I’m not sure when I knew it, but somehow it was like a tickle in the back of my throat that wouldn't go away. The question was “What would I do about it”?
I truly believed someone would rise up and make a change. I believed my colleagues and industry professionals were smart, industrious and entrepreneurial. What I was seeing, reading and researching was publicly available information. So I had every expectation that one of them would launch a segment of an existing brand, or a new brand to serve what I saw was missing. Thing is…they didn’t.
The “it” I’m referring to was the lack of apparel, let alone true performance, athletic apparel options for the average American woman whom we know today is a 16/18. So, to be clear I mean Plus Size, Athena and Curvy Athletes.
I knew since I was 12 that I would spend my career in the world of apparel. In my teens and twenties, I was a watcher, listener and then doer. I watched and listened to presidents, executives, bosses and team members effuse their version of “brand” to me over the years. I started with Abercrombie & Fitch with Michael Jeffries who clearly had a vision of who he did and did not want wearing his brand, much less working for it. There was even a “Look Book” which stated for all employees the right and wrong employees to seek out for employment. How we should dress (3 layers, never just 2 and always a strap belt) and the groups, schools or clubs our most desired candidates belonged to. As wrong as many of their practices were, it was the most calculated and controlled “brand” I’d ever seen up close. At the heart of it, they believed only the cool kids and smaller kids should be wearing their clothes. That had me on the cusp since I wore a 12/14 and that’s where their size range stopped.
I asked a technical designer at A&F, “Why, if we know the national average is a 12/14 (in the 90’s), do we still buy to a peak size that is a 6/8”? He answered, “Because that’s the way they want it”. That nebulous “they” always reminded me of the wizard behind the curtain in Oz. Or the Movie, Mean Girls, but on steroids? Why would you deliberately exclude a population that needs, yes “needs” clothing?
Flash forward to my 30's. I remember clearly, seven days after I started at Pearl Izumi in 2007, they dropped their “Loose Fit” and only ran “Fitted” and “Semi-Fitted”. Living as close as we were to the “Boulder Bubble” in Colorado with the world of athletic elite I shouldn’t have been surprised. I mean when someone here asks “What do you do” the expected answer isn’t your career, but your athletic endeavors and pursuits.
Years later, when I noted that cyclists tended to wear our shorts, but not jerseys It led to the management discussion that our jerseys were too “V” shaped even in our semi-fitted form to fit the average weekend warrior athlete. So I persisted, "Wouldn’t this be a great opportunity to build for them too since they’re shopping Pearl already?". But the answer was telling, not shocking, but telling. They aren’t our customer. Ugh…gut punch…feel it?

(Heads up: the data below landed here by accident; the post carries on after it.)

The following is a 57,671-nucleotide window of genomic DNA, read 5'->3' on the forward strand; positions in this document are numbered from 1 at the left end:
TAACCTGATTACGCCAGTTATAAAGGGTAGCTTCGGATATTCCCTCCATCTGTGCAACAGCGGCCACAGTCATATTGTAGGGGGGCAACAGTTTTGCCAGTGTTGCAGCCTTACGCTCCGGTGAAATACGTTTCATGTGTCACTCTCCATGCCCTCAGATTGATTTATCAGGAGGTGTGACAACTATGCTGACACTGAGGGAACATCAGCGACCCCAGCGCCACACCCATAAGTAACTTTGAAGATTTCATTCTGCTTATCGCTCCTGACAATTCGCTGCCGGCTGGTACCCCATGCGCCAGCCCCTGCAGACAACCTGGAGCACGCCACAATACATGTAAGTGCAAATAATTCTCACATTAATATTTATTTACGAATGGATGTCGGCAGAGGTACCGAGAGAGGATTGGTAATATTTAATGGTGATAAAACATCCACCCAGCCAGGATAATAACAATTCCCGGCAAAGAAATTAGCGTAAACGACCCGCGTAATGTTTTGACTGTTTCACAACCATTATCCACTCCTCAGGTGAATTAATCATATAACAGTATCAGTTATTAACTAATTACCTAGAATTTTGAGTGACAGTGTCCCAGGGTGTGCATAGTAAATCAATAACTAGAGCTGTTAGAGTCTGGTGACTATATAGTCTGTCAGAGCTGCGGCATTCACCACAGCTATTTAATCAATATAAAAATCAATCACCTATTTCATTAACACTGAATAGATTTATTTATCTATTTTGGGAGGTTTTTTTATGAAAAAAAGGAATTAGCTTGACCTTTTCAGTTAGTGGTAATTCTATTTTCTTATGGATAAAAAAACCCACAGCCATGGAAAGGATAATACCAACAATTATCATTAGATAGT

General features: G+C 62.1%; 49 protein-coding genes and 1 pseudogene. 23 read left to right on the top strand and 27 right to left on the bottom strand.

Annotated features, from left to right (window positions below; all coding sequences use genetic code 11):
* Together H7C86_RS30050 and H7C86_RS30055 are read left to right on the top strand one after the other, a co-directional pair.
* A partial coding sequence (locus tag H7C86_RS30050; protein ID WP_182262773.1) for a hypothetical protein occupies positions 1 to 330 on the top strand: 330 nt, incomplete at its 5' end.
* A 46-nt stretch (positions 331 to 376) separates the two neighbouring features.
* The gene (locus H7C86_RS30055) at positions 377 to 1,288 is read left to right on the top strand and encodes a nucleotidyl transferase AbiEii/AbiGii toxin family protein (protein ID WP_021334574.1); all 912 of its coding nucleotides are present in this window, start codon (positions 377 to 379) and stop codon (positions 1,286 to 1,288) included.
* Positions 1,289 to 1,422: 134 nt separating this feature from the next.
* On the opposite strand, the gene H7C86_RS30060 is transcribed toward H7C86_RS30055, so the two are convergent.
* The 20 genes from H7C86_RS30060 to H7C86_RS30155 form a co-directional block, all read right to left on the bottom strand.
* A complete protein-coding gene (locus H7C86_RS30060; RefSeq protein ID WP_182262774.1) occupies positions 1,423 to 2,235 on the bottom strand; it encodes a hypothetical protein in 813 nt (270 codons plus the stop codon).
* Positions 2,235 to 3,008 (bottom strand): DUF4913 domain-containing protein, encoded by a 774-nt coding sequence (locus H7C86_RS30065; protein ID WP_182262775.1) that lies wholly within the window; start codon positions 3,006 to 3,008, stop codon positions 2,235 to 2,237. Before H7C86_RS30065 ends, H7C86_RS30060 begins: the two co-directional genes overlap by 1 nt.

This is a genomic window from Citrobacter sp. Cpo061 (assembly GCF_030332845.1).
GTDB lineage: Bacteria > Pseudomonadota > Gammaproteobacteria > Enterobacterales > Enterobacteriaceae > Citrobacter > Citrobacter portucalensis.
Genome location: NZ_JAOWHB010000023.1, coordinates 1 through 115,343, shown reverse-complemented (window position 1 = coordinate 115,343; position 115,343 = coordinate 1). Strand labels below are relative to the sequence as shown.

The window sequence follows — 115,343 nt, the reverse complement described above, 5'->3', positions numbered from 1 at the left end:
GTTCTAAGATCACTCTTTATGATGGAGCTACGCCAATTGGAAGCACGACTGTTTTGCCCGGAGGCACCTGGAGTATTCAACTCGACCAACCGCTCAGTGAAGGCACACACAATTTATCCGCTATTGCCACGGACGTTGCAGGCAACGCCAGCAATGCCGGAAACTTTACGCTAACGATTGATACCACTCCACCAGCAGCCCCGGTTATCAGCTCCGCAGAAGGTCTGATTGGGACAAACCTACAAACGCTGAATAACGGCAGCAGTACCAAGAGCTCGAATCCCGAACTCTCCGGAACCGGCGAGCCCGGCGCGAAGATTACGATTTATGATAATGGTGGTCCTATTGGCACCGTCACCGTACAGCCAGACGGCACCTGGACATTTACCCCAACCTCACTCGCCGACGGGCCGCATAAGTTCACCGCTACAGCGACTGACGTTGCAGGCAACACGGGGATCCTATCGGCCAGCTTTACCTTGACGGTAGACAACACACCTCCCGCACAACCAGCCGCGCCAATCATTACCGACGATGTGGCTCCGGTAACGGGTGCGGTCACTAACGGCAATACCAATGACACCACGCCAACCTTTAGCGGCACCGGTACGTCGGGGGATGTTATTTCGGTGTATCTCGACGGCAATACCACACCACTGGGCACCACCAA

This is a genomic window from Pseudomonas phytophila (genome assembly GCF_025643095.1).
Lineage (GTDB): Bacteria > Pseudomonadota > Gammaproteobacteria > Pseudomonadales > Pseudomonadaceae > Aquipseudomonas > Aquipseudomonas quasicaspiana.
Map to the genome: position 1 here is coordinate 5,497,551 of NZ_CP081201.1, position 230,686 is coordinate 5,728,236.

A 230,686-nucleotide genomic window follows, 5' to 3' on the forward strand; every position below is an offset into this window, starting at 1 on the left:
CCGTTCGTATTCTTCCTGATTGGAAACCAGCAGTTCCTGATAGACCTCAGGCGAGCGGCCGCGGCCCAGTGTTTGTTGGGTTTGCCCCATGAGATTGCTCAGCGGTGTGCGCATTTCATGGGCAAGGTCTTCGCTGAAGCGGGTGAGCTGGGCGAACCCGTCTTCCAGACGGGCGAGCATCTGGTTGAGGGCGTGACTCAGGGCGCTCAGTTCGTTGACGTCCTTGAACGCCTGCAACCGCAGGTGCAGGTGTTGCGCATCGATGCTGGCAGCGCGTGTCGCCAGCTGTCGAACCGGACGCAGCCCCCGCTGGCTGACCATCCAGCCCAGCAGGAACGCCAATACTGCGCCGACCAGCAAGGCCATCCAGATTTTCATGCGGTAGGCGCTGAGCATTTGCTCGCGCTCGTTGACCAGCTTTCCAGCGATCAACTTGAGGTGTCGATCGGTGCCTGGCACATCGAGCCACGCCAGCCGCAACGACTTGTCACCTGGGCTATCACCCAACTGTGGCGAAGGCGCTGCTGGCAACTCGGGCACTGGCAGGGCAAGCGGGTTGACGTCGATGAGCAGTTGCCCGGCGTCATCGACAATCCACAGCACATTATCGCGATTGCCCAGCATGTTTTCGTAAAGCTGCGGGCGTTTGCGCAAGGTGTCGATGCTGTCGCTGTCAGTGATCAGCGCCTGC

Chip Wilson, founder of Lululemon, made a now famous statement on the morning news circuit a few years back when he stated “Quite frankly, some women’s bodies just actually don’t work” (cue descending whistle, facepalm emoji and ever being called to be spokesman for another consumer centric business…at least not right away). In shock and awe, the interviewer handed it back to the news desk to close and I remember clearly one of the female news reporters said (and I paraphrase) ‘That’s just wrong. Every brand should make for every size’.
I knew immediately I didn’t agree with her. Chip’s statement along with the other brands I mention here show a choice that each company made. They all believe or believed what was the best trajectory for their companies. After time and thought, I don’t fault any of these companies for their stance. They’ve spent countless years and hours focused on a clearly identified demographic and to switch that midstream or add midstream is difficult. (cue Nike’s first plus size ad that showed a slew of straight sized models with one plus model included in a strappy tank…if you know anything about Athena’s, it’s that those little straps aren’t performing any feats of hercules to hold those girls in place during any kind of activity except possibly meditation). And for many consumers, the idea of some brands entering the Plus Size market now after so many years of not serving her, is seen as disingenuous.
What each of these experiences (and trust me, there are more) led me to realize was that no one was coming in to serve her with TRUE performance apparel. Stretchy short-lived leggings that look cool. Sure. But not apparel truly intended to be built with quality and attention to the functioning details needed for the Athena, Plus Size or Curvy Athlete and her sports endeavors. We have needs that are different from our straight sized counterparts and having developed fabrics, trims, patterns and products, I had finally realized what that tickle was and how to address it.
9/18/18 - CJ Riggins